[This is a repost of my review from the 2018 Sundance Film Festival. The Tale premieres tomorrow night on HBO.]
The Tale is one of the bravest and smartest movies I’ve ever seen. Writer-director Jennifer Fox dives into the sexual abuse she suffered as a teenager, and proceeds to interrogate her own memories with unflinching clarity. Furthermore, rather than simply stick to her background as a documentary filmmaker and try to tell her story in that medium, she wisely decides to make a narrative feature that gives her the tools to more effectively dive into both the abuse she suffered and the investigation to find the truth behind her own memories. With an outstanding cast, led by the incomparable Laura Dern, at her disposal, Fox weaves a captivating and gut-wrenching story about the lies told to us, and the lies we tell ourselves.
Documentarian and professor Jennifer (Dern) comes home from working on a project to get a frantic series of voicemails from her mother Nettie (Ellen Burstyn). While cleaning out some boxes, Nettie discovered a story Jennifer wrote when she was thirteen recounting a romantic relationship she had with her running coach Bill (Jason Ritter) and riding instructor Mrs. G (Elizabeth Debicki). Although Jennifer acknowledges she had a relationship with an older man, it isn’t until she starts reading her own story closer that she starts to discover her own flawed assumptions, thinking she was more mature when pictures show a small, plain 13-year-old Jenny (Isabelle Nélisse). Rattled by how her memories may have betrayed her, Jennifer starts an investigation to uncover the truth behind her original story.
The narrative structure goes far beyond the present day with older Jennifer and flashbacks to the 70s with Jenny. Fox picks apart the flashbacks, slowly peeling away at her assumptions and using information from other characters to clarify reality. Obviously, the big truth behind everything is that she was sexually abused, but Fox takes her time to show how she was finally able to come to grips with that conclusion. It’s about establishing her closeness to Mrs. G, how Bill was so charming, and that because these two adults chose to treat a shy, awkward teen like an adult, they must have been her friends. Jennifer then starts to realize they groomed her and then assaulted her.
Smaller revelations give way to larger truths. When Jennifer discovers she wasn’t a confident, self-assured teen, Fox “recasts” the role of Jenny. Moments that she considered romantic, like snow slowly falling around her home when Bill came to pick her up, are redone as Nettie says that the meeting with Bill happened in autumn, so it couldn’t have been snowing. Slowly but surely, we see that the story Jennifer wrote when she was thirteen wasn’t merely an embellishment, but a way to cope with the abuse even though that abuse has haunted her for the past 35 years in ways she refused to acknowledge.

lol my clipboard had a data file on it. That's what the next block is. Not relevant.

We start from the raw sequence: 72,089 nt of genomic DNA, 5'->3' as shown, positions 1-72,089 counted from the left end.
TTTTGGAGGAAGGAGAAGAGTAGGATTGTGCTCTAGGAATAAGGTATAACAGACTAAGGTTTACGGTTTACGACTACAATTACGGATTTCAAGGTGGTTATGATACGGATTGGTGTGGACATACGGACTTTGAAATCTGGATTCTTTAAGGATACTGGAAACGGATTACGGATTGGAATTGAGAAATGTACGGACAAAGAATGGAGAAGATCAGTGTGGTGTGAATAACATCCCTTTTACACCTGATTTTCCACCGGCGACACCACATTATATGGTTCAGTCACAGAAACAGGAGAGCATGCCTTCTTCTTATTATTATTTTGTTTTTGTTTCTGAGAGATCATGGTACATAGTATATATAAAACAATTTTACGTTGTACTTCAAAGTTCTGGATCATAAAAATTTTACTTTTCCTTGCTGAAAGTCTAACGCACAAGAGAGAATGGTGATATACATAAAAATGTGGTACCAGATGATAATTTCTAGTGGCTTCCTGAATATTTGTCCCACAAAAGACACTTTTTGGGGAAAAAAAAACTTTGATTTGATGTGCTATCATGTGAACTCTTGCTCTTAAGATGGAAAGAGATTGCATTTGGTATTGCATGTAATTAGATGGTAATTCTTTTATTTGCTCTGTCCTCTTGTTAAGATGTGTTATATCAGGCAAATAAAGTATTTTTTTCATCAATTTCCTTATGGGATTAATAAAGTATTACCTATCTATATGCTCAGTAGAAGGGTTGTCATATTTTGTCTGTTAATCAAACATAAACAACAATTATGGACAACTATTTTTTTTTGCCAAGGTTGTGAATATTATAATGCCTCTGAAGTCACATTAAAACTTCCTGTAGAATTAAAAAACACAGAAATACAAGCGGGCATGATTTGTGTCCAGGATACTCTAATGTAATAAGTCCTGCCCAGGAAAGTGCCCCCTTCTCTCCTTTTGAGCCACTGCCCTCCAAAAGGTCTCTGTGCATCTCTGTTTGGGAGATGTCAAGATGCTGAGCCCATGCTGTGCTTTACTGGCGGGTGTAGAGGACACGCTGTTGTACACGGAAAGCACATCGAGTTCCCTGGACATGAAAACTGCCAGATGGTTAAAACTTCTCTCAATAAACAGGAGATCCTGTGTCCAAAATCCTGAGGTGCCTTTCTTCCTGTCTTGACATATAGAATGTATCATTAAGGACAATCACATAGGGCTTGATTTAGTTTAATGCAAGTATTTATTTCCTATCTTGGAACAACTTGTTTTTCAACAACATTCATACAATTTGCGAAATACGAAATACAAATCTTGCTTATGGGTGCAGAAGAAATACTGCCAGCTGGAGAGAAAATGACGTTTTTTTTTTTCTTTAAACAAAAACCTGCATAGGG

In the age of #MeToo, The Tale shows how every story of sexual abuse is unique even if the predators always prey on more than one victim. Fox is fearless in showing the details of her story, and I imagine that some scenes could trigger viewers with a history of abuse, whether it’s the way that Mrs. G and Bill work to lower Jenny’s defenses or the deeply disturbing sexual intercourse between Bill and Jenny. Fox presents these moments because the whole point of The Tale is about a character discovering the truth as best she can remember, and to shy away from upsetting moments would be a disservice to herself and to other victims of sexual abuse.
Thankfully, she has an outstanding cast to tell the story. Dern, as always, is phenomenal, constantly weaving between Jennifer’s journalistic instincts and slowly unraveling at the truth she’s uncovering. Nélisse is a revelation, shouldering a performance well beyond her years as she juggles Jenny’s vulnerability and insecurities. Ritter has never been better or more despicable by showing Bill’s charm and manipulation. Debicki is marvelous, showing how Mrs. G is both a predator and a pitiable victim in her own way. Even cast members who aren’t center stage provide phenomenal work. Burstyn has a maternal role, but she also functions like the hard-charging editor forcing her reporter to dig deeper to get the truth. Common, who plays Jennifer’s fiancé, provides a great sense of decency and mature support. There’s not a weak link in the cast, and they all contribute to making Fox’s story feel immediate and profound.
The Tale is unlike any film I’ve ever seen, and it’s the kind of story that always goes for specificity and honesty. Even though tales of sexual abuse are painfully common, Fox shows why each of these tales is so tough, horrifying, and unique. When a victim chooses to tell her story, she’s also telling it to herself, and if the victim is young when the abuse occurred, they may not even know how to reckon with the truth. As Jennifer tells her students, “Stories are how we make sense of the world.” Fox’s story leaves us shocked, saddened, disturbed, and angry. It also makes us grateful that she chose to share it with us.